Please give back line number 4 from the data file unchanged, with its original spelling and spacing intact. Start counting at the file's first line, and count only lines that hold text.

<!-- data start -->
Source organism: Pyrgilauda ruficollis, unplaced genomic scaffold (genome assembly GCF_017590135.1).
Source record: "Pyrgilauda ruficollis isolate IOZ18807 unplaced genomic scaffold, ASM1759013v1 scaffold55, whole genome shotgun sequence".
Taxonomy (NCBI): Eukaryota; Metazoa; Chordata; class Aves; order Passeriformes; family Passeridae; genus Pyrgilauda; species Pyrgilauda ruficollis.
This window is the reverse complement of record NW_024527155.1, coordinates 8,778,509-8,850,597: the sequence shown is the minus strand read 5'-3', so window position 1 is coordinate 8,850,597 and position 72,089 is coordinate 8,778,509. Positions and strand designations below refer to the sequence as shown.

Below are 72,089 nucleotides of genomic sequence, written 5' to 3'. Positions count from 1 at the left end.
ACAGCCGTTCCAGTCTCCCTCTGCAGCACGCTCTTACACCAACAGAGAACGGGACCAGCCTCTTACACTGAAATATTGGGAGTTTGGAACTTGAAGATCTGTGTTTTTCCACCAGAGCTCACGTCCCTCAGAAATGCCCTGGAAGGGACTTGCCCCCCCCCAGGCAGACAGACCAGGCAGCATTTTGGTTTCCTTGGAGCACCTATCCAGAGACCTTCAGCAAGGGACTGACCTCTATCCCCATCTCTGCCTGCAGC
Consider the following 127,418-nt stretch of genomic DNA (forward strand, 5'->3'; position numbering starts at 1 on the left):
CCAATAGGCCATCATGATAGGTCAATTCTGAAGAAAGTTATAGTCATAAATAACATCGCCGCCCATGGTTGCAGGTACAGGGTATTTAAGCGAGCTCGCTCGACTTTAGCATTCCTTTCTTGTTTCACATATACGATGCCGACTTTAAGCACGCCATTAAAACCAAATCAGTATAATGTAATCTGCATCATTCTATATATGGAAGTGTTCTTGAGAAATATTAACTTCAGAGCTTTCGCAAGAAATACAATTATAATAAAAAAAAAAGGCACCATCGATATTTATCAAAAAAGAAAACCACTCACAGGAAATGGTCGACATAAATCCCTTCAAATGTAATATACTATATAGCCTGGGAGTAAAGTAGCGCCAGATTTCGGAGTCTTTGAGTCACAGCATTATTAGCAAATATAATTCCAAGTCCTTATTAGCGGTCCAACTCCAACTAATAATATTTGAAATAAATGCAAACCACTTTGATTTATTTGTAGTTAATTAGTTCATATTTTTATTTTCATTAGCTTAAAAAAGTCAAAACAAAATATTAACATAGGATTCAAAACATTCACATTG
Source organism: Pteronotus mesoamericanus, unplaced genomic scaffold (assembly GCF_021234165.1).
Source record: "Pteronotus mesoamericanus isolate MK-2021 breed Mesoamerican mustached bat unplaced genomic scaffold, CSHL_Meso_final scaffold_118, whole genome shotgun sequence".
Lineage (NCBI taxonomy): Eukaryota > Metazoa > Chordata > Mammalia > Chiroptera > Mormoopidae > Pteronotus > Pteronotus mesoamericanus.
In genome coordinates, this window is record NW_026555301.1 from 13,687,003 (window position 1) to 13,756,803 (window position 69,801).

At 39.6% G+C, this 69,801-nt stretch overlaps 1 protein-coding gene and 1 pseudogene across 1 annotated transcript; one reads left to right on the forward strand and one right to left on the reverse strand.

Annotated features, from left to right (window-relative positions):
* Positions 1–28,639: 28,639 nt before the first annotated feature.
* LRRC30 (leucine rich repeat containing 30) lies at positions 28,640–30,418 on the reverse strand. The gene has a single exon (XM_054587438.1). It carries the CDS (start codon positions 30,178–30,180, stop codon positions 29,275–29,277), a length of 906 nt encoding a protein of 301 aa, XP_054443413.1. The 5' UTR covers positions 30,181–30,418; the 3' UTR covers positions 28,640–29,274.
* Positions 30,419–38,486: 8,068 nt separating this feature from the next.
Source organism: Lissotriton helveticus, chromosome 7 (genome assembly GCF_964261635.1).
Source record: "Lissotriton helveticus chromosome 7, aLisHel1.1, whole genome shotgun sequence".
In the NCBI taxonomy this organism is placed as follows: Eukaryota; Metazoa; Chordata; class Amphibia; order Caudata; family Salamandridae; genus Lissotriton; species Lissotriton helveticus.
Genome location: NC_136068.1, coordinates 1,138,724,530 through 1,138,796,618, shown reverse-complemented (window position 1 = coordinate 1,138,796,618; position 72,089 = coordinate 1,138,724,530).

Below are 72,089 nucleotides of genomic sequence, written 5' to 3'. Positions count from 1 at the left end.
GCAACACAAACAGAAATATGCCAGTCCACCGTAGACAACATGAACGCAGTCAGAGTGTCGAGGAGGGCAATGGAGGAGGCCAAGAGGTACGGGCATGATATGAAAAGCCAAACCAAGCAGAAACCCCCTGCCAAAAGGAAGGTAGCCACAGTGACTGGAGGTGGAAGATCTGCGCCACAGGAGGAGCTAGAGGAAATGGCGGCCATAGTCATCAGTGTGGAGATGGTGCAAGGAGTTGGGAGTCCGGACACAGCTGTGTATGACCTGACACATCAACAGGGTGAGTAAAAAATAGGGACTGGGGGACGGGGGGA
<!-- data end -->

This window is the reverse complement of record NW_024527155.1, coordinates 8,778,509-8,850,597: the sequence shown is the minus strand read 5'-3', so window position 1 is coordinate 8,850,597 and position 72,089 is coordinate 8,778,509. Positions and strand designations below refer to the sequence as shown.